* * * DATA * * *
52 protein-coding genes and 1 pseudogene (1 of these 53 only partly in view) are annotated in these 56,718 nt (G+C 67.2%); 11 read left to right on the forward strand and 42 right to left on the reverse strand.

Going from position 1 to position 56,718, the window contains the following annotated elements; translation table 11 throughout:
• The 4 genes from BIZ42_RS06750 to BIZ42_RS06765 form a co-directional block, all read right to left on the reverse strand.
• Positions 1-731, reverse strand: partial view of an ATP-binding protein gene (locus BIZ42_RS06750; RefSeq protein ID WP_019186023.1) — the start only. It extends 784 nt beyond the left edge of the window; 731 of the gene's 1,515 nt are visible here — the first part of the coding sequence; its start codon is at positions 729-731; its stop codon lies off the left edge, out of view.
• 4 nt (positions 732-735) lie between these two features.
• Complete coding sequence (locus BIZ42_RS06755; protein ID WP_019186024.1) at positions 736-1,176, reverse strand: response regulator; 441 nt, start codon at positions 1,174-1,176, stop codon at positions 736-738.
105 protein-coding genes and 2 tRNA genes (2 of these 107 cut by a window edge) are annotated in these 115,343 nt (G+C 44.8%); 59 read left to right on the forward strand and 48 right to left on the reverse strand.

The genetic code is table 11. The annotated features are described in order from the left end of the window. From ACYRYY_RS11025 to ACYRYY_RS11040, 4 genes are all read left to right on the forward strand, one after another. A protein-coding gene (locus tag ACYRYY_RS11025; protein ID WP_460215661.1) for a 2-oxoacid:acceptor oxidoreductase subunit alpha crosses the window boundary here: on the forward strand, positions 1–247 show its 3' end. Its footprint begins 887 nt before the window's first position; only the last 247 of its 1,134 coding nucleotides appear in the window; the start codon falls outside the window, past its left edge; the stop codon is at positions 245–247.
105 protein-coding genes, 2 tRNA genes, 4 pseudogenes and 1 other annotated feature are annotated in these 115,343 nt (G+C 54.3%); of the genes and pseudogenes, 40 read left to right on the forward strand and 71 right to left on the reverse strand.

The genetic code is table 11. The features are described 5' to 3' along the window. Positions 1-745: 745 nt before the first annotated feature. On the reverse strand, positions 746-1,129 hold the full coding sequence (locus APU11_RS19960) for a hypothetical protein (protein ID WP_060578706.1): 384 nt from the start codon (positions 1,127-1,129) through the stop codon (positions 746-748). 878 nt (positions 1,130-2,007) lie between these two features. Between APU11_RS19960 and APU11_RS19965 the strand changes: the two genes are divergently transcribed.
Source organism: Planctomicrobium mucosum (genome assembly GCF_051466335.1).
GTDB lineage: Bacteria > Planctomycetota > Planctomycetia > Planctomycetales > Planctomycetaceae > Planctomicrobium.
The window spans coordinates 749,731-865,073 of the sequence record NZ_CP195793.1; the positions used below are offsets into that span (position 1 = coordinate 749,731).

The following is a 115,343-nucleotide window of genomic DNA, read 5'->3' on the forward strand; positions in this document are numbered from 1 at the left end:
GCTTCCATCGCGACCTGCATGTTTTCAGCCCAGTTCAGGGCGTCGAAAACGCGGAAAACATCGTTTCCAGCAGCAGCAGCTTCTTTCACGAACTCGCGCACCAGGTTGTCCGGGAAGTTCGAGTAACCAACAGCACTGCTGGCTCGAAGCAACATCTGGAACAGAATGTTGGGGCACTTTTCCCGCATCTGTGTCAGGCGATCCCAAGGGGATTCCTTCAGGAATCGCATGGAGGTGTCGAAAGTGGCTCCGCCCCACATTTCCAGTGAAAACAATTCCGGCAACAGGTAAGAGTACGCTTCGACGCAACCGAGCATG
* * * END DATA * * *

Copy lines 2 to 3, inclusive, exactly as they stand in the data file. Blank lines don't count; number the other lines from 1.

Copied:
Going from position 1 to position 56,718, the window contains the following annotated elements; translation table 11 throughout:
• The 4 genes from BIZ42_RS06750 to BIZ42_RS06765 form a co-directional block, all read right to left on the reverse strand.